1. ## Basis

What is the basis for $\mathbb{R}$ viewed as a vector space over the rational field? It certainly does exist, but has anyone dared to find it? Has anyone dared to find the dimension? (If not then, this is one of the things I love about math, nobody found it but shown that it exists).

2. Originally Posted by ThePerfectHacker
What is the basis for $\mathbb{R}$ viewed as a vector space over the rational field? It certainly does exist, but has anyone dared to find it? Has anyone dared to find the dimension? (If not then, this is one of the things I love about math, nobody found it but shown that it exists).
The cardinality of the Hamel Basis of R over Q is C. I can't find a good
online reference at the moment, but I'm hope rgep will be able to point
to a suitable reference when he's next online.

RonL

3. The proposition that every vector space has a basis is equivalent to the Axiom of Choice (the implication from AC is easy: apply Zorn's Lemma to the collection of subspaces-with-a-basis ordered by inclusion -- this is due to Hamel). There is no 'natural' basis for R over Q and the existence of one must surely require some weak form of Choice: it is an open question whether it is equivalent to AC. See Peter Johnstone, "Notes on Set Theory and Logic", Cambridge University Press.

Incidentally there's some confusion in the use of the term Hamel basis: some authors use it precisely to mean a basis for R over Q whereas others use it to mean a basis in the algebraic sense as opposed to a Schauder basis in a topological vector space which has the property that every element is uniquely a possibly infinite, but convergent, sum.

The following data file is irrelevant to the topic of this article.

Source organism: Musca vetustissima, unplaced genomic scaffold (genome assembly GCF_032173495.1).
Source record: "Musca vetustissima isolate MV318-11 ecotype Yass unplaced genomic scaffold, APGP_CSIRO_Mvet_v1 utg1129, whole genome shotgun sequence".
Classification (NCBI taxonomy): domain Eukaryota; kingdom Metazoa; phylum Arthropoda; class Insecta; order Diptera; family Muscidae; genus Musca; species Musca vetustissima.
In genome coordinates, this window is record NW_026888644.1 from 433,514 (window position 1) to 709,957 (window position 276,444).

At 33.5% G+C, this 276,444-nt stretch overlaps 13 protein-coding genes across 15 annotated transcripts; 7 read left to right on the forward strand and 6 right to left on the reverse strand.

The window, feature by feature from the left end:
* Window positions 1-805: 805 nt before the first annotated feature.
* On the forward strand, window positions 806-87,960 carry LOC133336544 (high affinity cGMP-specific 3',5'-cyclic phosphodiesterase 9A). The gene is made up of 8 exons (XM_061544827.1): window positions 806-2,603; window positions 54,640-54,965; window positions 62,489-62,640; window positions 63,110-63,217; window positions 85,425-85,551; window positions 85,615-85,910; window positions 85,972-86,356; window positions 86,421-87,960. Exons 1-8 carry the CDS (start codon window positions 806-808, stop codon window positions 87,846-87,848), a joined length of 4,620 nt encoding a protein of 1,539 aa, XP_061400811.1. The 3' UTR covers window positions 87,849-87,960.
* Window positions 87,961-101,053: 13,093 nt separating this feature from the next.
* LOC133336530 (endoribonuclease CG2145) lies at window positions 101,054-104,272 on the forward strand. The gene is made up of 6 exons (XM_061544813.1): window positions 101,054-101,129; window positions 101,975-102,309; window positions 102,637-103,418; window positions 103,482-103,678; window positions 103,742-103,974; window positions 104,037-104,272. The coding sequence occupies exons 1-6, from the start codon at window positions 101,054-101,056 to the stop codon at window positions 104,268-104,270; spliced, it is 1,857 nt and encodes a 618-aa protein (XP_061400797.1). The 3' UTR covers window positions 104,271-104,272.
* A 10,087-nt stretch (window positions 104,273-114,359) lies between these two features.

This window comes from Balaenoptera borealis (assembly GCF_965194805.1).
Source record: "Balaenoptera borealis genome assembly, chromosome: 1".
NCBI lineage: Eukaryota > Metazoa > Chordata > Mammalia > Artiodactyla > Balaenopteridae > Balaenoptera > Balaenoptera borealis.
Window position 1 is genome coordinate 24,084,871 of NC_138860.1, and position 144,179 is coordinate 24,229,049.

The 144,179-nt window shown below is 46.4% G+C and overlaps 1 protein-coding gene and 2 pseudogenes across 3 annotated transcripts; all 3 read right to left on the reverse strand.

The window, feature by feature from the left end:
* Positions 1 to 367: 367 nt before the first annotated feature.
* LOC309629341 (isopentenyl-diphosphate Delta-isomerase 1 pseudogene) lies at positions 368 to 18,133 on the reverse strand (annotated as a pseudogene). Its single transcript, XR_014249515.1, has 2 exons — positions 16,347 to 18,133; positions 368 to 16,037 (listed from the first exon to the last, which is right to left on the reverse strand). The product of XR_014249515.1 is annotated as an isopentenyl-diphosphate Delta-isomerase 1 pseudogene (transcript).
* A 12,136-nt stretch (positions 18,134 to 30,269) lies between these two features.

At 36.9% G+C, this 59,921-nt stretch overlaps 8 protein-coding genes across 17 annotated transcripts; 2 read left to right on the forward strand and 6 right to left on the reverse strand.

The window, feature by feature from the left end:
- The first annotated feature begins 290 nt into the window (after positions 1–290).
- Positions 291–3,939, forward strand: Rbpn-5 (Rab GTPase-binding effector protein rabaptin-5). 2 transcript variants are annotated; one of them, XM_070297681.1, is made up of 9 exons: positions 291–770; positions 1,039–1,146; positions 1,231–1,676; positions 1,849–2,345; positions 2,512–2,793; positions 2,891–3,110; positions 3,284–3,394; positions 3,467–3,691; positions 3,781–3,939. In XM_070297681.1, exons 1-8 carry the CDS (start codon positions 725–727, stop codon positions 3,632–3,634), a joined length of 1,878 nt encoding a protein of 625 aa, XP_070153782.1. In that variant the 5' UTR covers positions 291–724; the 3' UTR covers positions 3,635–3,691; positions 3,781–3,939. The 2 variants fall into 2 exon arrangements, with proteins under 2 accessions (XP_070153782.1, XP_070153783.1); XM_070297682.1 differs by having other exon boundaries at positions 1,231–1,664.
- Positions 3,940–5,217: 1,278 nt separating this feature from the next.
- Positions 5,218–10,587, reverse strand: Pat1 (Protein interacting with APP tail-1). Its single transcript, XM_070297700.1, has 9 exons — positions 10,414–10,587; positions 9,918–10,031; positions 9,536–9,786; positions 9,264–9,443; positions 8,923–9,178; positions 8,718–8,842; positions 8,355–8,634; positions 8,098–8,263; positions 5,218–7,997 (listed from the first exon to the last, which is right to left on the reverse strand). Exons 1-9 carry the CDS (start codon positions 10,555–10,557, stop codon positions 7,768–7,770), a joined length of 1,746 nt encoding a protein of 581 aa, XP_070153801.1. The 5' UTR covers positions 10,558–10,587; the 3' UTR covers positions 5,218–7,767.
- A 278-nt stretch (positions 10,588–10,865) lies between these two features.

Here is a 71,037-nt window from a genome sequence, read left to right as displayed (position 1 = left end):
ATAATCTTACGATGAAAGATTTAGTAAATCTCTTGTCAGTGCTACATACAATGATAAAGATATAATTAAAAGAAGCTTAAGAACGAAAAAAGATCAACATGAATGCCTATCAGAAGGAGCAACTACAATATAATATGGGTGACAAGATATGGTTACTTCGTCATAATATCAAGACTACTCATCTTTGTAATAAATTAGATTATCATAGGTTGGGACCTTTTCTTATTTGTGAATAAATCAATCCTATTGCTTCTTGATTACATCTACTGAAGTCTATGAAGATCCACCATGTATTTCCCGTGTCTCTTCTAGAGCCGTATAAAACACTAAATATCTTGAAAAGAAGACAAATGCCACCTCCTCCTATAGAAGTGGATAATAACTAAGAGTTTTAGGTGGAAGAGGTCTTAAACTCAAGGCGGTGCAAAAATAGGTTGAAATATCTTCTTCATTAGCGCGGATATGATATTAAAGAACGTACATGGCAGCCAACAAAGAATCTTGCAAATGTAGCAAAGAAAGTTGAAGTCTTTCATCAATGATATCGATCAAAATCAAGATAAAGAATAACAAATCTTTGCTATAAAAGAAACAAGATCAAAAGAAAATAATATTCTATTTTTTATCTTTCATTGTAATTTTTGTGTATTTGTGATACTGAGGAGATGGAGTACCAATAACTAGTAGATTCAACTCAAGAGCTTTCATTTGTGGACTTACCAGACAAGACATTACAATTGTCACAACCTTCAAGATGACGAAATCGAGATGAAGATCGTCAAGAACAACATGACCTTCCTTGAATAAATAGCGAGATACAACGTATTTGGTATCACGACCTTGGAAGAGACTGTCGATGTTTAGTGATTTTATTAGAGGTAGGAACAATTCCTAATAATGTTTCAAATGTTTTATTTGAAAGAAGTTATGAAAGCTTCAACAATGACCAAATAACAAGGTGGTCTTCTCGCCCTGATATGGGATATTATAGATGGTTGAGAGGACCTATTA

4. Originally Posted by CaptainBlack
The cardinality of the Hamel Basis of R over Q is C.
How about the following argument to show this? The Hamel Basis of R cannot be countable because if it were, R would be a set of finite linear combinations of a countable set using a countable set of coefficients, so R itself would be countable. Then since the Hamel Basis of R is not countable, its cardinality is C by the Continuum Hypothesis .

5. Originally Posted by JakeD
How about the following argument to show this? The Hamel Basis of R cannot be countable because if it were, R would be a set of finite linear combinations of a countable set using a countable set of coefficients, so R itself would be countable. Then since the Hamel Basis of R is not countable, its cardinality is C by the Continuum Hypothesis .
Looks okay to me.